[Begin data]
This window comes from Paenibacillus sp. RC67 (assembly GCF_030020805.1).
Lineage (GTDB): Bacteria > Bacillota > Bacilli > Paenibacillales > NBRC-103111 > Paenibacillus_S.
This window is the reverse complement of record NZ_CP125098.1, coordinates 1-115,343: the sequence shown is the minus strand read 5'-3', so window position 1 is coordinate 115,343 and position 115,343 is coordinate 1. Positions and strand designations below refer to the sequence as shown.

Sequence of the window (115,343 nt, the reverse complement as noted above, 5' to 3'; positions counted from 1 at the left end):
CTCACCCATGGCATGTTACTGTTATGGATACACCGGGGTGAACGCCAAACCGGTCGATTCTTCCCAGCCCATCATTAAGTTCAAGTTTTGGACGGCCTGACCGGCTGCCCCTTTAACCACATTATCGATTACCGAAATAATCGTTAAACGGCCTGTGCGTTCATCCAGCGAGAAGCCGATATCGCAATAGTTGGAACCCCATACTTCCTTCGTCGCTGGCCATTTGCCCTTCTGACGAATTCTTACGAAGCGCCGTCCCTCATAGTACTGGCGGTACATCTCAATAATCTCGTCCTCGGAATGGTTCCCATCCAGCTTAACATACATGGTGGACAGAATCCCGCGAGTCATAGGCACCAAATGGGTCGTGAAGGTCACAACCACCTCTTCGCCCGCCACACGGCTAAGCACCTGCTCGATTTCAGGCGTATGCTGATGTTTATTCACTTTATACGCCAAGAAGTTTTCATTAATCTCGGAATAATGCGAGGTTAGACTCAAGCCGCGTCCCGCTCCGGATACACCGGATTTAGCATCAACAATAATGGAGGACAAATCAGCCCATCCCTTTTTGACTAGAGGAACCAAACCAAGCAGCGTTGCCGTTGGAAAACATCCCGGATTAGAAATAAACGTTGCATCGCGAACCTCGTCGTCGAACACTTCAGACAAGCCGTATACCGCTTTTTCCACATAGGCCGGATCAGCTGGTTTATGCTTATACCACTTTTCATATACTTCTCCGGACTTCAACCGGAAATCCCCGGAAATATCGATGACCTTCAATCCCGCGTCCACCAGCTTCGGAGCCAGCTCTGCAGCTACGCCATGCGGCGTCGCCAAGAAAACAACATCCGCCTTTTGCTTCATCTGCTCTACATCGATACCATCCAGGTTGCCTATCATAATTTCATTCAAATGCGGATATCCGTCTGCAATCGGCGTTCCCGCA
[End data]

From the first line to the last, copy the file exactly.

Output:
This window comes from Paenibacillus sp. RC67 (assembly GCF_030020805.1).
Lineage (GTDB): Bacteria > Bacillota > Bacilli > Paenibacillales > NBRC-103111 > Paenibacillus_S.
This window is the reverse complement of record NZ_CP125098.1, coordinates 1-115,343: the sequence shown is the minus strand read 5'-3', so window position 1 is coordinate 115,343 and position 115,343 is coordinate 1. Positions and strand designations below refer to the sequence as shown.

Sequence of the window (115,343 nt, the reverse complement as noted above, 5' to 3'; positions counted from 1 at the left end):
CTCACCCATGGCATGTTACTGTTATGGATACACCGGGGTGAACGCCAAACCGGTCGATTCTTCCCAGCCCATCATTAAGTTCAAGTTTTGGACGGCCTGACCGGCTGCCCCTTTAACCACATTATCGATTACCGAAATAATCGTTAAACGGCCTGTGCGTTCATCCAGCGAGAAGCCGATATCGCAATAGTTGGAACCCCATACTTCCTTCGTCGCTGGCCATTTGCCCTTCTGACGAATTCTTACGAAGCGCCGTCCCTCATAGTACTGGCGGTACATCTCAATAATCTCGTCCTCGGAATGGTTCCCATCCAGCTTAACATACATGGTGGACAGAATCCCGCGAGTCATAGGCACCAAATGGGTCGTGAAGGTCACAACCACCTCTTCGCCCGCCACACGGCTAAGCACCTGCTCGATTTCAGGCGTATGCTGATGTTTATTCACTTTATACGCCAAGAAGTTTTCATTAATCTCGGAATAATGCGAGGTTAGACTCAAGCCGCGTCCCGCTCCGGATACACCGGATTTAGCATCAACAATAATGGAGGACAAATCAGCCCATCCCTTTTTGACTAGAGGAACCAAACCAAGCAGCGTTGCCGTTGGAAAACATCCCGGATTAGAAATAAACGTTGCATCGCGAACCTCGTCGTCGAACACTTCAGACAAGCCGTATACCGCTTTTTCCACATAGGCCGGATCAGCTGGTTTATGCTTATACCACTTTTCATATACTTCTCCGGACTTCAACCGGAAATCCCCGGAAATATCGATGACCTTCAATCCCGCGTCCACCAGCTTCGGAGCCAGCTCTGCAGCTACGCCATGCGGCGTCGCCAAGAAAACAACATCCGCCTTTTGCTTCATCTGCTCTACATCGATACCATCCAGGTTGCCTATCATAATTTCATTCAAATGCGGATATCCGTCTGCAATCGGCGTTCCCGCA